Autonomy is sometimes a difficult thing to define. There is a long-term model that may eventually eliminate all human involvement, but, for the foreseeable future, we believe a supervisory human role will be essential. We subscribe to the school of thought as described in Our Robots, Ourselves that involves the human and machine working together trading control and shifting levels of automation to suit the situation at hand. At certain times, in certain places, the vehicle is very autonomous and in others, it takes more human involvement.

We put the human in a supervisory role that commands high-level behaviors. We use rich sensor and algorithmically enhanced models of the environment to move across the spectrum of automation moment by moment, driving in and out of clouds of autonomy and risk.

We make great use of agent technology in appropriate places such as calculating and suggesting re-routing options, looking up and suggesting procedures, drawing upon a database of past events to offer situationally appropriate suggestions, and off-loading high human workload, but highly deterministic tasks.

In general, Autonodyne delivers control systems at the heart of purpose built unmanned air systems/vehicles (UAS/UAVs) to be used for safe, and affordable transportation of significant cargo in alignment with current manned infrastructure.

For manufacturers of civilian and defense UAS that require an integrated package of sensors and software for automatic route planning, threat avoidance, manned / unmanned teaming, and urban air mobility in an intuitive system, Autonodyne combines more than 20 years and $100M in human and intellectual capital to deliver certified and time-tested products quickly and inexpensively.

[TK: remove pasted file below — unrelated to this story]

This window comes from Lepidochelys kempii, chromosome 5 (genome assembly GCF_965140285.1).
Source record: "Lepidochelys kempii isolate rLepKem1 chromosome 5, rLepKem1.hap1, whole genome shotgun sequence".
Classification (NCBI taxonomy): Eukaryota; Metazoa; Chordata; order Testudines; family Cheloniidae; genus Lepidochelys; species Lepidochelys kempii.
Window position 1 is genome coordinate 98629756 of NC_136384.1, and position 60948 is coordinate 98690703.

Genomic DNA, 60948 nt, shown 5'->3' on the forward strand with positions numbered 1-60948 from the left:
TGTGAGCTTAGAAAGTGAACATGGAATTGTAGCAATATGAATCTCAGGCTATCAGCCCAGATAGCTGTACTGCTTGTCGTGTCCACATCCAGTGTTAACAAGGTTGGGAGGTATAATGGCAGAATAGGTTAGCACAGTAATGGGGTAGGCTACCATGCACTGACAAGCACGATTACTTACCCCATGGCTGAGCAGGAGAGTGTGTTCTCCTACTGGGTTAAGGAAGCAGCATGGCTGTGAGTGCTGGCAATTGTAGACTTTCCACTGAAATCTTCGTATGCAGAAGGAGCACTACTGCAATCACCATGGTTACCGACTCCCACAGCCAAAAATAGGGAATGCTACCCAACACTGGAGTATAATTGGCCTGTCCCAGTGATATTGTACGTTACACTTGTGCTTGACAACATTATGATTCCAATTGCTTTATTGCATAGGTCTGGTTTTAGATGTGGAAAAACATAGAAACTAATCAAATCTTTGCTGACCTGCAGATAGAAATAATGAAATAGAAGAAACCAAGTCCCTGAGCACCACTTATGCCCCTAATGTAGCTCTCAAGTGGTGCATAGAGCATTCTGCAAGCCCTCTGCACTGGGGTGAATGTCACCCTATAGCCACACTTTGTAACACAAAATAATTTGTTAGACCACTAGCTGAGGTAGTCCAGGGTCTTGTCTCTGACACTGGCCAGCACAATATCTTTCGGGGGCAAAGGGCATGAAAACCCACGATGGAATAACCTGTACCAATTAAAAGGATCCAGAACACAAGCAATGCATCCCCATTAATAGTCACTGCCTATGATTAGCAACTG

What we have done so far

  • Fielded mission computers for Manned and Unmanned systems in which we supplied the hardware and wrote the software (TRL-9);
  • Hosted our mission computer software on 3rd party mission computer hardware (TRL-7);
  • Created the software for the control station (both ground-based fixed and mobile airborne locations) for controlling multiple unmanned aircraft (TRL-8);
  • Designed, flight-tested, and fielded autopilot systems for conventional manned aircraft (TRL-9);
  • Integrated commercial augmented reality devices into manned and unmanned flight applications (TRL-6);
  • Designed in increasing use of AI in aviation applications and flight tested that in a high speed (0.95 Mach) airframe in Q2 2017 (TRL-7);
  • Designed dynamic auto-replan systems that account for a wide variety of persistent and pop-up “threats” using fuzzy-logic genetic-based algorithms (TRL-6);
  • Created a cadre of employees who have certified over 75 systems for unrestricted flight in the National Airspace (NAS) and International airspace;
  • Established a hunger and willingness to tackle some of the toughest problems in autonomous flight control and operations.
  • Created software “wrappers” about existing UAS protocols so that our control stations can now directly control 3rd party commercially available drones without needing to use the legacy controller that came with the drone (TRL-8);
  • Converted our corporate Cessna 182 into an Optionally Piloted Vehicle (OPV) that we use for in-flight testing of our mission computers, control stations, and autonomy behaviors software (TRL-7/8);

Links to important documents:

1. TRL Definitions
2. Autonodyne Autonomy Behaviors (Posted 26 October 2019.)